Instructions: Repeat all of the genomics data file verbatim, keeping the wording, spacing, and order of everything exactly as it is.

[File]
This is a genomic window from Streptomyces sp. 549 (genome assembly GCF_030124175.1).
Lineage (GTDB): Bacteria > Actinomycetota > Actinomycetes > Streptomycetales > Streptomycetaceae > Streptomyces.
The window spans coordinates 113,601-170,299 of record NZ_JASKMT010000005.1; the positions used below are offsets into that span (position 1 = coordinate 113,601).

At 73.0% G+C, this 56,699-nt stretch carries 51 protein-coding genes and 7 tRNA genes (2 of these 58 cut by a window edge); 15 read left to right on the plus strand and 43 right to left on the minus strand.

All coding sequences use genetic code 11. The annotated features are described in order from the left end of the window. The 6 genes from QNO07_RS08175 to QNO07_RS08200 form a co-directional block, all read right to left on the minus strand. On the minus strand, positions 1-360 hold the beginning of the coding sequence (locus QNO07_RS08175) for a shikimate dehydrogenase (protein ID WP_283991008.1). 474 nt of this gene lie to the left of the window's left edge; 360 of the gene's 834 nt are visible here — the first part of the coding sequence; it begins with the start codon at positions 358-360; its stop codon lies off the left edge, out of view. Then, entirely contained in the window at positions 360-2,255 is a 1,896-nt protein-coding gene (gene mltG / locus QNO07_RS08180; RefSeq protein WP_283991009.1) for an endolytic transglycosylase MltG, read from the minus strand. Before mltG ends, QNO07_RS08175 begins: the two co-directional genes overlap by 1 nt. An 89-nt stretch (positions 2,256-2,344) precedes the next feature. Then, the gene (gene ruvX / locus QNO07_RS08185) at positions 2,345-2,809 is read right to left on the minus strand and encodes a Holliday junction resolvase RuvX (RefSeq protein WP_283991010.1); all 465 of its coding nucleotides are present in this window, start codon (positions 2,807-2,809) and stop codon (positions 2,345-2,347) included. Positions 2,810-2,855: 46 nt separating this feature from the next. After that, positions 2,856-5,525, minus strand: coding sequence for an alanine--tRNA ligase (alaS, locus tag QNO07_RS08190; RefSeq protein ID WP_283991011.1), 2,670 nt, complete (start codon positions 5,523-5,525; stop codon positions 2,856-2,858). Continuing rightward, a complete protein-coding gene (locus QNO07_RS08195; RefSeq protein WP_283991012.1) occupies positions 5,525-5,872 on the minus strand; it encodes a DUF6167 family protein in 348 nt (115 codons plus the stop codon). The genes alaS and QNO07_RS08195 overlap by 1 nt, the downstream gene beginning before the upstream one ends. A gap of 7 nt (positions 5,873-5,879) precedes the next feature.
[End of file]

This is a genomic window from Streptomyces sp. 549 (genome assembly GCF_030124175.1).
Lineage (GTDB): Bacteria > Actinomycetota > Actinomycetes > Streptomycetales > Streptomycetaceae > Streptomyces.
The window spans coordinates 113,601-170,299 of record NZ_JASKMT010000005.1; the positions used below are offsets into that span (position 1 = coordinate 113,601).

At 73.0% G+C, this 56,699-nt stretch carries 51 protein-coding genes and 7 tRNA genes (2 of these 58 cut by a window edge); 15 read left to right on the plus strand and 43 right to left on the minus strand.

All coding sequences use genetic code 11. The annotated features are described in order from the left end of the window. The 6 genes from QNO07_RS08175 to QNO07_RS08200 form a co-directional block, all read right to left on the minus strand. On the minus strand, positions 1-360 hold the beginning of the coding sequence (locus QNO07_RS08175) for a shikimate dehydrogenase (protein ID WP_283991008.1). 474 nt of this gene lie to the left of the window's left edge; 360 of the gene's 834 nt are visible here — the first part of the coding sequence; it begins with the start codon at positions 358-360; its stop codon lies off the left edge, out of view. Then, entirely contained in the window at positions 360-2,255 is a 1,896-nt protein-coding gene (gene mltG / locus QNO07_RS08180; RefSeq protein WP_283991009.1) for an endolytic transglycosylase MltG, read from the minus strand. Before mltG ends, QNO07_RS08175 begins: the two co-directional genes overlap by 1 nt. An 89-nt stretch (positions 2,256-2,344) precedes the next feature. Then, the gene (gene ruvX / locus QNO07_RS08185) at positions 2,345-2,809 is read right to left on the minus strand and encodes a Holliday junction resolvase RuvX (RefSeq protein WP_283991010.1); all 465 of its coding nucleotides are present in this window, start codon (positions 2,807-2,809) and stop codon (positions 2,345-2,347) included. Positions 2,810-2,855: 46 nt separating this feature from the next. After that, positions 2,856-5,525, minus strand: coding sequence for an alanine--tRNA ligase (alaS, locus tag QNO07_RS08190; RefSeq protein ID WP_283991011.1), 2,670 nt, complete (start codon positions 5,523-5,525; stop codon positions 2,856-2,858). Continuing rightward, a complete protein-coding gene (locus QNO07_RS08195; RefSeq protein WP_283991012.1) occupies positions 5,525-5,872 on the minus strand; it encodes a DUF6167 family protein in 348 nt (115 codons plus the stop codon). The genes alaS and QNO07_RS08195 overlap by 1 nt, the downstream gene beginning before the upstream one ends. A gap of 7 nt (positions 5,873-5,879) precedes the next feature.